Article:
With traditional publishers, signing your contract usually comes along with an "advance".  The publisher will estimate how many copies of the book will be sold and then advance the author a third of what their royalty payment would be.  An average print I'm saying average book will sell a run of 5,000 books during it's lifetime.  I'll get to the lifetime of a book in a minute.  So if the publisher thinks your book will sell around 5,000 copies, and they decide it will be priced at $14.95, you would get a royalty of around $7,475.  Your advance for that would be about $2,490.  And let's not forget Fred!  Fred takes his 10% of your royalty advance, too!  So he gets $249 of that.  And this is just an advance on the amount of your books they hope to sell!  If they don't actually sell enough to cover your advance, they're going to want some of the money back!  Check your contract, Fred should have explained this.

Now the publisher moves on to the editing stage.  After waiting for months and months, an editor gets back to you and tells you that they don't like chapter 8.  They want it removed, and they want chapter nine rewritten so that cousin Elmo doesn't die when the electric blender explodes.  But cousin Elmo dying is a major plot point, you think to yourself!  In chapter 10 all the other characters go to his funeral!  Oh...and the editor also wants you to either rewrite, or lose chapter 10, Elmo's funeral.  They want to completely change your book!  (This doesn't always happen, but for this example, I'm showing something that major publishers sometimes do.)  You tell the editor that you don't feel comfortable with removing chapters, or rewriting the plot.  He tells you that you either cooperate, or take your book someplace else.  Read your contract, Fred should have explained that they have complete control of the editing and are entitled to make any changes they want.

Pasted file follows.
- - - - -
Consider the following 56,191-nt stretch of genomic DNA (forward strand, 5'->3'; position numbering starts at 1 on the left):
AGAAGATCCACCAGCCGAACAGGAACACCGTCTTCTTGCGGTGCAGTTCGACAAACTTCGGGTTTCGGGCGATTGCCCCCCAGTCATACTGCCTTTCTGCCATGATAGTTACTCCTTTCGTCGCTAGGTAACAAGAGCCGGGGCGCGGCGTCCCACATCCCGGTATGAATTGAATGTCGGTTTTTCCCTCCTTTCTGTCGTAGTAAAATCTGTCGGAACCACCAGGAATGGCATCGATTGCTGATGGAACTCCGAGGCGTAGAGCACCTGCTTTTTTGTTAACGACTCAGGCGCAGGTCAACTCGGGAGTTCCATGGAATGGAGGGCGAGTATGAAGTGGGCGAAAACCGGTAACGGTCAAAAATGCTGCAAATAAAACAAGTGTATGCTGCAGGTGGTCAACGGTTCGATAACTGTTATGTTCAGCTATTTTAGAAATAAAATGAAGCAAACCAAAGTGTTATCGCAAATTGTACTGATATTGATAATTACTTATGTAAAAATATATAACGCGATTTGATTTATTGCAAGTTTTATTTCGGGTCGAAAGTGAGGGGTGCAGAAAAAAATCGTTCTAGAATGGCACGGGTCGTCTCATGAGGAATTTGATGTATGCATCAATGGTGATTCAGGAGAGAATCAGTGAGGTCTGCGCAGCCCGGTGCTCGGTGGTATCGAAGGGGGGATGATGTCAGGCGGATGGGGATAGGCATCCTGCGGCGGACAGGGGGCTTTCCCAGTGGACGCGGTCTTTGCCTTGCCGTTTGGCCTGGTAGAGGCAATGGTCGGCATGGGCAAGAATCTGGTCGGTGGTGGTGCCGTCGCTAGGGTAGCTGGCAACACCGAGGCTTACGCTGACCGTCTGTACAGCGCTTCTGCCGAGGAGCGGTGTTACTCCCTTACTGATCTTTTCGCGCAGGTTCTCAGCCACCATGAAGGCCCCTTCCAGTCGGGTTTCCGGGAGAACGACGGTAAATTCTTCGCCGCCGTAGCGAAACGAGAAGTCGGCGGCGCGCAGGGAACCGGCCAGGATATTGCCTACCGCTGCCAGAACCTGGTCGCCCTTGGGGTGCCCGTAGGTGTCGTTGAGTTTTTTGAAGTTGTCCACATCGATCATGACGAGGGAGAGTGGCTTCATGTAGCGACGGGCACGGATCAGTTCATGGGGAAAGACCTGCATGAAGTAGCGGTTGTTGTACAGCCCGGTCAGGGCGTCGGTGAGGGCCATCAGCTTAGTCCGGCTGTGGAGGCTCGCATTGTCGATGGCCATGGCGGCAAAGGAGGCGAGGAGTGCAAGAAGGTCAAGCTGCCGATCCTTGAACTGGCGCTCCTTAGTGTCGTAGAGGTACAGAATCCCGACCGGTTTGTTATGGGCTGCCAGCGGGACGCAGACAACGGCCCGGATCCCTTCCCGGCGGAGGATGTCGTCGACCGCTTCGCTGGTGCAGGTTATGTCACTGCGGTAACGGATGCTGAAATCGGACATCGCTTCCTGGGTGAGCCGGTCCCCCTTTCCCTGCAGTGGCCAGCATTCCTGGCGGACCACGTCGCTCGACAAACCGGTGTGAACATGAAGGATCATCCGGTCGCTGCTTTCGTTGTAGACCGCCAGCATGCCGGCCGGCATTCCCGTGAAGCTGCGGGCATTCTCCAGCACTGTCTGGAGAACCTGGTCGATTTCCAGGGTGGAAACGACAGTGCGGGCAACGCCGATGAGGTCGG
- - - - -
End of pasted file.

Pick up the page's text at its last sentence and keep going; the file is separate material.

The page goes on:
It's not really fair, but you change the book around and get things written the way the publisher's editor wants.  He take months and months to review things.  Sometimes they can take up to a year just to edit a book.  (This is for fiction books.  Non-fiction books can go a bit quicker.)  Now someone sends you the picture of what your book's cover will look like.  You aren't really thrilled, but actually have no say at all in the matter.  If you complain, or ask for changes, it's possible they'll consider you "difficult" and cancel the contract.  Damn.  Once again, not really fair!  But you accept cover, and a "proof" of the book is printed for the editor to look over.  They might even send you a copy of the proof for your book.  After the proof is approved, they begin printing the books.  Now remember, in the earlier paragraph we decided the publisher thought your book would sell around 5,000 copies?  That's all they have printed up.  These all get shipped to a warehouse somewhere and then from there they will go to bookstores for people to buy.  

Now comes another hard part.  Bookstores are only so big.  They get new books in every week, if not every day!  They all go up on the shelves, but being a new author, your book probably isn't going to be setting on some big display somewhere.  Those spots are for Stephen King books, or Harry Potter books, or something that is sure to sell major copies.  So your book is put up on a shelf and waits to be sold.  Most books, if they don't sell within 3 months, will be sent back to the publisher.  Back to the warehouse.  And after so long, if your book isn't selling, it'll be discontinued.  Now it's done.  You've made what you've made from it, and that's the end.  Since publishing is a business, most major publishers now only want to put out books by celebrities, or known authors.  They only want books that are sure to sell.  They won't take any chances.  This also hurts readers.  You can't find the next new, great author because all there are in the book stores are books by Snookie and Kathie Lee Gifford.

Digital Publishing